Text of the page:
Falls and the Elderly: The Culprit Might Be in the Medicine Cabinet



As a result of altered visual, perceptive, and physical capabilities, older adults are more likely than younger patient groups to sustain debilitating falls in the home.  For people over age 65, falls often lead to injuries, prolonged hospital stays, or, in the most severe cases, deaths.  Clinicians, nurses, and home caregivers can implement strategies that reduce the risk of falling.  They can also get to know specific medications charged with increasing fall risks in elderly patients.

According to the American Geriatric Society, there are several simple ways to make homes as fall-proof as possible.  Secure rugs and carpets with non-skid backings.  And encourage clients to wear shoes with non-skid soles even when inside the house.  Additionally, as many falls take place in bathrooms on wet, slippery surfaces, it is important to remind patients to install rubber mats in the shower.  Sturdy grip bars can also be pivotal preventative tools - attach them to walls next to toilets and stairs.  Lastly, address any visual barriers to safe ambulation.  Insert night lights along dark hallways and in areas with outcropping or low furniture.

  Even in dwellings well-equipped for them, elderly clients may fall as a result of decreased alertness caused by medications. A list of implicated medications, compiled by researchers from the University of North Carolina, was recently printed in the New York Times.  The list includes some common, frequently prescribed and over-the-counter drugs.  Of note: researchers found that older adults who take four or more medications of any type have the greatest fall risks.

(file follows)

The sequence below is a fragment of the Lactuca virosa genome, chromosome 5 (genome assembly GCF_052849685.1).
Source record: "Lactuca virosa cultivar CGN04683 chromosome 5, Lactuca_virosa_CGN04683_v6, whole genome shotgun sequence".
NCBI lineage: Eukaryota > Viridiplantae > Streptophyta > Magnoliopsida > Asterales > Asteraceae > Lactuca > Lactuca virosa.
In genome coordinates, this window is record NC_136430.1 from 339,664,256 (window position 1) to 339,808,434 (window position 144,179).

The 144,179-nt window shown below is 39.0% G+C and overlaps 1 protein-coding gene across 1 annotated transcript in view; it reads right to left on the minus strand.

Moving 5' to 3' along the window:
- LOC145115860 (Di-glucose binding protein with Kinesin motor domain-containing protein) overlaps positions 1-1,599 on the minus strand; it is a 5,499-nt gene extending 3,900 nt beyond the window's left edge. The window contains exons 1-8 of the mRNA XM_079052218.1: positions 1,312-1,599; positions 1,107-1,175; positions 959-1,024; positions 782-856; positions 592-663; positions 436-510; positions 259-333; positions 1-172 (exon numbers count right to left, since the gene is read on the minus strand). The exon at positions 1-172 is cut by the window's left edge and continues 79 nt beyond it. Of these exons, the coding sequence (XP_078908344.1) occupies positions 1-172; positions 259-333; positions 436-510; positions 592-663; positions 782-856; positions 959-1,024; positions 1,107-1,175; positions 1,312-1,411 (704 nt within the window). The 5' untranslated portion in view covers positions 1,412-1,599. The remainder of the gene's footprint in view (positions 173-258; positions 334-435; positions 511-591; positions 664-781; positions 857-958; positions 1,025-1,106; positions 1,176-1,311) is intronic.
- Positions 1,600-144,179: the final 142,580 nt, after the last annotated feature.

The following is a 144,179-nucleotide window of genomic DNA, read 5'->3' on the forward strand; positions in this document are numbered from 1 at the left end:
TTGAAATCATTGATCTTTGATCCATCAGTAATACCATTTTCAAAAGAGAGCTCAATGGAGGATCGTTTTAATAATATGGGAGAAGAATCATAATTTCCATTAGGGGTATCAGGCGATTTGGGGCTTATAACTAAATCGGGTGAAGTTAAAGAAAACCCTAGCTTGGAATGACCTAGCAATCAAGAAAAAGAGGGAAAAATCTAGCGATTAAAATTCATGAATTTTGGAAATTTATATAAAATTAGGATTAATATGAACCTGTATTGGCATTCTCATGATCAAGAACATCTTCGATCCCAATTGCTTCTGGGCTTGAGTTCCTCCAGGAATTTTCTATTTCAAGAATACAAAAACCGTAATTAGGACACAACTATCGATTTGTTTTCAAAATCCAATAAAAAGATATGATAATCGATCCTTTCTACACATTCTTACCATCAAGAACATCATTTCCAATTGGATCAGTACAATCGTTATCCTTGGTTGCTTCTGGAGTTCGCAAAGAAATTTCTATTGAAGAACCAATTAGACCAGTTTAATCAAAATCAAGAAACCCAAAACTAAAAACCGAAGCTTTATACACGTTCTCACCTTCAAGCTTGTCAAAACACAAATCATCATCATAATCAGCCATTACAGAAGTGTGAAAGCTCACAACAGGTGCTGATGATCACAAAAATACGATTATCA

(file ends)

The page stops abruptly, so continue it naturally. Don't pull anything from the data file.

Unsurprisingly, drugs that depress the nervous system increase the risk of falling.  So presumably all over-the-counter medications with sedating effects could make elderly clients vulnerable to falls.  Allergy medications, sleeping aids, and some cough or cold medications fit this description.

Anticholinergics are the worst offenders.  Other categories of drugs cited by the University of North Carolina researchers are seizure medications (such as phenytoin and gabapentin), painkillers (such as codeine, diazepam, and oxycodone), and certain antidepressant or anti-anxiety medications (such as those known by the trade names Xanax, Wellbutrin, Zoloft, and Prozac).  For a complete list of medications which may pose fall risks to older adults, please visit the following web address:  http://uncnews.unc.edu/news/health-and-medicine/some-drugs-increase-risk-of-falling-unc-researchers.html. 

On a case-by-case basis, health care providers should weigh the benefits of certain medications against the potential fall risks they pose.  It may be possible to switch some patients from drugs that carry greater fall risks to prescriptions that present less risk.  Elderly clients and their caregivers should be told about the dangers of taking sedating medications given what we already know about the prevalence and consequences of falls among this population.   



Falls Are Top Cause of Injury, Death Among Elderly. (2008, July 19). HealthDay.

Parker-Pope, T. (2008, July 10). A List of Drugs That Increase Falling Risk. The New York Times.



Copyright 2008- American Society of Registered Nurses (ASRN.ORG)-All Rights Reserved


Articles in this issue:


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    Editor-in Chief:
    Kirsten Nicole

    Editorial Staff:
    Kirsten Nicole
    Stan Kenyon
    Robyn Bowman
    Kimberly McNabb
    Lisa Gordon
    Stephanie Robinson

    Kirsten Nicole
    Stan Kenyon
    Liz Di Bernardo
    Cris Lobato
    Elisa Howard
    Susan Cramer

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